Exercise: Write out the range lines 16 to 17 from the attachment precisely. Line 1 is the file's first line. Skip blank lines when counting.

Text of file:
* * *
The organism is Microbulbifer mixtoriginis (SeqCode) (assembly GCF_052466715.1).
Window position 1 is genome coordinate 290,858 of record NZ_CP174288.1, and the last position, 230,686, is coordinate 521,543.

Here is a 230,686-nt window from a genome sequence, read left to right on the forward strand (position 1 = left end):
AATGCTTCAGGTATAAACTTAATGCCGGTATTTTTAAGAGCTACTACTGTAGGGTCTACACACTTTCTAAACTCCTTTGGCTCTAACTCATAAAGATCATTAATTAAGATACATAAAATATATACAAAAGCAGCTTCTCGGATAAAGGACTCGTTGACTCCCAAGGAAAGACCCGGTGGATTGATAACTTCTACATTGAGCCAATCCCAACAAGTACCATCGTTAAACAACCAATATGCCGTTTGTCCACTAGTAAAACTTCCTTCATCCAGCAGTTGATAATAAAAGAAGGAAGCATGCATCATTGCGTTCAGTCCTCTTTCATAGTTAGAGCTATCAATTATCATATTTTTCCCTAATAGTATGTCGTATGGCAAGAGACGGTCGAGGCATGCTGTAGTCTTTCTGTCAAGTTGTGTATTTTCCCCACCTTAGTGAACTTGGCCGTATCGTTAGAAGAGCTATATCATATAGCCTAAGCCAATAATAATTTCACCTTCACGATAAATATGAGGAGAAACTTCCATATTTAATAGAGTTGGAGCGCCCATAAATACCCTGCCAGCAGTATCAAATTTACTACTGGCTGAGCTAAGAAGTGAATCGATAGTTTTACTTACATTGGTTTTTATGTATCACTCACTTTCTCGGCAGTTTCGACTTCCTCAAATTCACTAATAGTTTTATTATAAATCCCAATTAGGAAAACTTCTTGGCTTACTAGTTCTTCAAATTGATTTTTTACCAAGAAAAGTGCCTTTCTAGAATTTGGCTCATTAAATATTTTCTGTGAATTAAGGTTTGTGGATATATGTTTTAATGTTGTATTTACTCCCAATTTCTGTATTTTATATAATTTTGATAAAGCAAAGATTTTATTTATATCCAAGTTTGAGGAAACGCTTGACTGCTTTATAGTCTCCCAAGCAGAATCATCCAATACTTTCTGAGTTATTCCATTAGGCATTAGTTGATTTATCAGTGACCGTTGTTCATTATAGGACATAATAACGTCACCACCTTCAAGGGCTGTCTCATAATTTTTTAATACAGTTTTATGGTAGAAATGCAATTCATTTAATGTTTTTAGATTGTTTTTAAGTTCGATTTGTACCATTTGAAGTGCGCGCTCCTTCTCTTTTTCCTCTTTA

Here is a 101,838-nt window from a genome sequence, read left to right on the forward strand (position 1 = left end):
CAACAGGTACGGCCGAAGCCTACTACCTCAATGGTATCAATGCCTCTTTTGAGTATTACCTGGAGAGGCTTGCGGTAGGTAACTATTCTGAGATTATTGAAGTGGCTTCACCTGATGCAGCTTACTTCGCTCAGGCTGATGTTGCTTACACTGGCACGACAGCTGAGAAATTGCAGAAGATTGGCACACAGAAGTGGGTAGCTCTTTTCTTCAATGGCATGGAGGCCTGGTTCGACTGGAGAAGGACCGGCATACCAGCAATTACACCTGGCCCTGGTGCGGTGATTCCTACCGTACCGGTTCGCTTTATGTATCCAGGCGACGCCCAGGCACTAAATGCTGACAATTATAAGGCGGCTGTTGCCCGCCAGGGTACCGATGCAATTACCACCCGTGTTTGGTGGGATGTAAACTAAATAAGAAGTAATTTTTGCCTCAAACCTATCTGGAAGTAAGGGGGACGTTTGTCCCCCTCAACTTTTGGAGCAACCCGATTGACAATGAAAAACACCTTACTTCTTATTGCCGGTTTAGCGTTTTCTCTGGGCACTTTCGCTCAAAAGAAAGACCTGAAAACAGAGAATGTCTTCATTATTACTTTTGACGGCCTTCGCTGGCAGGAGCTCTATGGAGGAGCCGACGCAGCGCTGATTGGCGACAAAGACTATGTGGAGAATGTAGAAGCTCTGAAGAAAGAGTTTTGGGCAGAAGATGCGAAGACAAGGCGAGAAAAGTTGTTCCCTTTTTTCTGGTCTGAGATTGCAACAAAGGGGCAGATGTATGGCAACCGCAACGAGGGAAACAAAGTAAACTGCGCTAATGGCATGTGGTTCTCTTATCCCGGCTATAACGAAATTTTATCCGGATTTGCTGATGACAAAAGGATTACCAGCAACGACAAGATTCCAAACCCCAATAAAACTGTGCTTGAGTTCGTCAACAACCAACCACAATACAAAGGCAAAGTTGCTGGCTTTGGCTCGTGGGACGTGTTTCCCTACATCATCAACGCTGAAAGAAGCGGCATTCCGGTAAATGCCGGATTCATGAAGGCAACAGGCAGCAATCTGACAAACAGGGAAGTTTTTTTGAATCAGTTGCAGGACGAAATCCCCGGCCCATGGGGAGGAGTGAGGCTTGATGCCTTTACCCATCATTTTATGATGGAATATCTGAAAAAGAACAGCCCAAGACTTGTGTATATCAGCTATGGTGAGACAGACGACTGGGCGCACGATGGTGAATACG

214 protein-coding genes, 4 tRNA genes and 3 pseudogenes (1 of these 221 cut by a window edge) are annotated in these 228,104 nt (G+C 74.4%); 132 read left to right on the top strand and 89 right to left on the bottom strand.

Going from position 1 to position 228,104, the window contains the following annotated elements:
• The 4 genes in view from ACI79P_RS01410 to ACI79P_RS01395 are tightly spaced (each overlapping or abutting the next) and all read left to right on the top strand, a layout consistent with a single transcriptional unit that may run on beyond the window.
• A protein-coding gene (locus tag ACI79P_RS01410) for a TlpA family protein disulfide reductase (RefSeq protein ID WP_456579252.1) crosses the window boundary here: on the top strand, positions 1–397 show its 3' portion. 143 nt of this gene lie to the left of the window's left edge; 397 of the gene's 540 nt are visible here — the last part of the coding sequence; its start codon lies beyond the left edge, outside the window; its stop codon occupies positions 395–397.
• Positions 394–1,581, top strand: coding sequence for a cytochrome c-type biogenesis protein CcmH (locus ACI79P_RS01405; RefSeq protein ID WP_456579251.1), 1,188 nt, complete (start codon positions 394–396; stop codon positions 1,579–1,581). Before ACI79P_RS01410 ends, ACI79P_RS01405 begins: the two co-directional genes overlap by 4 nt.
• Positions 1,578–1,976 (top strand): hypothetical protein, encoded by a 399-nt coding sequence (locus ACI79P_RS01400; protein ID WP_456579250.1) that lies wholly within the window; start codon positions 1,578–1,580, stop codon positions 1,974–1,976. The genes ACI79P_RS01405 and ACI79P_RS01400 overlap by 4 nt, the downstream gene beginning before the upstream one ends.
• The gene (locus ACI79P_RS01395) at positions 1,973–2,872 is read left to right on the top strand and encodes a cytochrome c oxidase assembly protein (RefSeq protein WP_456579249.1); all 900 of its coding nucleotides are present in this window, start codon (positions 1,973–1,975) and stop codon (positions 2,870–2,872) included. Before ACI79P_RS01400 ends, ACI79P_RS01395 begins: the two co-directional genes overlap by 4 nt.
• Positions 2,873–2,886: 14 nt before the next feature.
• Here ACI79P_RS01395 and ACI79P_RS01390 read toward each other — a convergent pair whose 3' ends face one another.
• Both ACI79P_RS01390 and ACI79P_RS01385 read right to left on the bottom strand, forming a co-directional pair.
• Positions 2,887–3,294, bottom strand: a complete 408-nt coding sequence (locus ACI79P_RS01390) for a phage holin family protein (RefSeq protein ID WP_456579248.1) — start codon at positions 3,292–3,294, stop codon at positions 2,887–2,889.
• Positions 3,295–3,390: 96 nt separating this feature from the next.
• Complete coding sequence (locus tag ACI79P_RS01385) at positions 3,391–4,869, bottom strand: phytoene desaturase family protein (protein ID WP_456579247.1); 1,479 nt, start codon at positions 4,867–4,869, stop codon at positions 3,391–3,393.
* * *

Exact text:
• Both ACI79P_RS01390 and ACI79P_RS01385 read right to left on the bottom strand, forming a co-directional pair.
• Positions 2,887–3,294, bottom strand: a complete 408-nt coding sequence (locus ACI79P_RS01390) for a phage holin family protein (RefSeq protein ID WP_456579248.1) — start codon at positions 3,292–3,294, stop codon at positions 2,887–2,889.